• Python is easy to learn. This is important when a developer team decides to adopt new Python-based technology, e.g. rewrite a feature or start using a framework like Django or Flask.
  • However, “easy” does not equal “primitive”: Python is powerful, able to handle heavy tasks like machine learning.
  • Python follows the motto “Code is read more often than it is written” which explains its great readability.

What are some common mistakes that can be caught during code review?

Inefficient database queries. Django ORM, although powerful enough to handle large data sets, often prevents the developer from keeping the under-the-hood processes in check. This can lead to the developer making inefficient queries which, as time goes on and projects get larger, start to build up — and their combined power can significantly slow the whole project down. Here’s how this problem can be addressed:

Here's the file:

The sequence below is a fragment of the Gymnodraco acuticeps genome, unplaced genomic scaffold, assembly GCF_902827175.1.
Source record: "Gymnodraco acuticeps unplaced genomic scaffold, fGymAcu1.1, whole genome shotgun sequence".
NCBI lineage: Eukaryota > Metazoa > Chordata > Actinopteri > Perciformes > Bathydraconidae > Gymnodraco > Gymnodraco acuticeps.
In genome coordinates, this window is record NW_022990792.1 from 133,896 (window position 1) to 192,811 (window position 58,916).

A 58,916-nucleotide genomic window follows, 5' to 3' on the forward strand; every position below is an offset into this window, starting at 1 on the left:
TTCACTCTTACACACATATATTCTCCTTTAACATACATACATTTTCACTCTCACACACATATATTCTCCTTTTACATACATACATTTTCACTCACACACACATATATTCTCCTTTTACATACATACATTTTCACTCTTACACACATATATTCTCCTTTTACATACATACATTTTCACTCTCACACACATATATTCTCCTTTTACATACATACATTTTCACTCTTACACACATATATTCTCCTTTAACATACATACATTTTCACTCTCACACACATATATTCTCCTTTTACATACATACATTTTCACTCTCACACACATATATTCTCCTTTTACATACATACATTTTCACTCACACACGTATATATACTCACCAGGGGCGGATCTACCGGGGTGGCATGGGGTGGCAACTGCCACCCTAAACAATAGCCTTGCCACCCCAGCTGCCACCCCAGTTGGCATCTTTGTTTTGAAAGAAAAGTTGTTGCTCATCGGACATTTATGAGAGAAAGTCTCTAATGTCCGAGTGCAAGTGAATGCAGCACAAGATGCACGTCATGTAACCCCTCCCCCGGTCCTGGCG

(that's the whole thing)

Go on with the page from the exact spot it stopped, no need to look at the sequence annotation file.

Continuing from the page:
• Use the database for complex filtering instead of Python. The database will be more efficient in data filtering thanks to its nature — to create complex queries, we can use “and” and “or” operators combined with Django’s “object” feature. For instance, we can find all tweets related to Soshace via:
Tweet.objects.filter(
    Q(text__contains=Soshace) 
    | Q(text__contains=hiSoshace)
)
  • Monitor queries during development. This can be done via the Django shell with python manage.py shell command (and setting the DEBUG option to True); alternatively, Django can log database queries to a special file — however, the file can quickly grow in size as logging is quite verbose.